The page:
No fewer than 27 German banks received money that Russian cybercriminals laundered in Europe from 2010 to 2014. The accounts of German credit institutions received a total of 66.5 million dollars.
This has been reported by the newspaper Süddeutsche Zeitung (SZ), which participated in an international investigation of the scheme code-named “The Global Laundromat”.
As the newspaper notes, in all cases the money transfers came from the Moldovan Moldindconbank or the Latvian Trasta Komercbanka. Both of these banks are at the center of a large-scale international money-laundering scheme, which SZ calls "The Russian Laundromat ".
The largest amount - 27.4 million dollars - went to the accounts of Commerzbank, while about 24 million dollars went to Deutsche Bank accounts.
Commerzbank declined to comment on this information, pointing out only that compliance with rules aimed at preventing illegal transactions has always been of great importance to the company.
For its part, Deutsche Bank said that it has "significantly strengthened and expanded control systems, and in 2015 hired one thousand new employees in the departments of Compliance and the ‘fight against financial crimes’."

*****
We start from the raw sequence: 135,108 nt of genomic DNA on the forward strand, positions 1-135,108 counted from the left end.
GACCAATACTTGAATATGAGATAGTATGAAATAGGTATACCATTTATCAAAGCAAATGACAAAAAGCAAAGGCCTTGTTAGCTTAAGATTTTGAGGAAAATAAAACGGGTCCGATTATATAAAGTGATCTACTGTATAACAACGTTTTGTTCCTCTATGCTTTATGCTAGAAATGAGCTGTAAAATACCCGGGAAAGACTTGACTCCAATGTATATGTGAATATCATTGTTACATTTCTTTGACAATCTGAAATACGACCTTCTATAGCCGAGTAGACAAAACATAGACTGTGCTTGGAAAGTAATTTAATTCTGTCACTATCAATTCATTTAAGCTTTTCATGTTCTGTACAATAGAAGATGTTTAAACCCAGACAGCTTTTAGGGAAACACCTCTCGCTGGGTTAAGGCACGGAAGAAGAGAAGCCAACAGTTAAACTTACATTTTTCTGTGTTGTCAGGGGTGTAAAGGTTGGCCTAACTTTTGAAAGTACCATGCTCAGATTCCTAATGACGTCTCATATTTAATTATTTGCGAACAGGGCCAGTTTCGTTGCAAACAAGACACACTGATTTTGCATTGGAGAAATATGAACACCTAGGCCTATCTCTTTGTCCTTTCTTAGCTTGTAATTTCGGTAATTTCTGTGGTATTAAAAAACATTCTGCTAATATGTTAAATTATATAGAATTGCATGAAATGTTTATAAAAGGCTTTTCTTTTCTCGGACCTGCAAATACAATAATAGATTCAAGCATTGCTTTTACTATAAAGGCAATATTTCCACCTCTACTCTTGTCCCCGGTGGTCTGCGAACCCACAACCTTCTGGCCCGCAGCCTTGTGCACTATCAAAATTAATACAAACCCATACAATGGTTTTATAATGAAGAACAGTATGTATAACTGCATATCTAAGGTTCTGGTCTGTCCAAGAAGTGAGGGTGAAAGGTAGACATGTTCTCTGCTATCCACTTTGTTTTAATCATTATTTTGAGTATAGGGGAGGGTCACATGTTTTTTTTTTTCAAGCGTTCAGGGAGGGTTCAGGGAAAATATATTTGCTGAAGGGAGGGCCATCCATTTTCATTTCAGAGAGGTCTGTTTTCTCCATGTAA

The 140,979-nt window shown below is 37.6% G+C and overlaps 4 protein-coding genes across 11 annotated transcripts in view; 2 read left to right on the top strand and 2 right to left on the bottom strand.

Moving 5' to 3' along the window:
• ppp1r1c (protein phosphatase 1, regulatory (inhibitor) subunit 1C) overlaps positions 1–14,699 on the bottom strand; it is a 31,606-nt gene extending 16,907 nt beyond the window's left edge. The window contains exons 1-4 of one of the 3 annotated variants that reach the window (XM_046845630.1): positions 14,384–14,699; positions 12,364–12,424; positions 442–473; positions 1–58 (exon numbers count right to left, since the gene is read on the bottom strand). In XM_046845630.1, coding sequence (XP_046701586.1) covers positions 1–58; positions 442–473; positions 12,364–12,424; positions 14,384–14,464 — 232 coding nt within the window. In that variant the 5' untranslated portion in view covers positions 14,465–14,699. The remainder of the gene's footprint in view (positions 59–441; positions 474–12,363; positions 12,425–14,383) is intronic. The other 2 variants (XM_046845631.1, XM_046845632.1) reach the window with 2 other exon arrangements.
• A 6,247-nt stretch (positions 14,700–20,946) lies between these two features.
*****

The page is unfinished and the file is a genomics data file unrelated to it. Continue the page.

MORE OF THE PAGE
The publication in the Süddeutsche Zeitung appeared as a result of an investigation conducted by the Organized Crime and Corruption Reporting Project (OCCRP), by Novaya Gazeta and Süddeutsche Zeitung.
More than 60 journalists from 32 countries participated in the study of the "Global Laundromat" schemes. At the time, they also worked on the study of the “Panama Papers”, which helped to uncover the secret accounts of many well-known politicians, businessmen, sportsmen, etc., hidden offshore.
In turn, an investigation by British journalists from The Guardian showed that British banks also "laundered" money from Russia. Through 17 of the largest British banks, including HSBC, Royal Bank of Scotland, Lloyds, Barclays, and Coutts, almost $ 740 million was received under the international money-laundering scheme.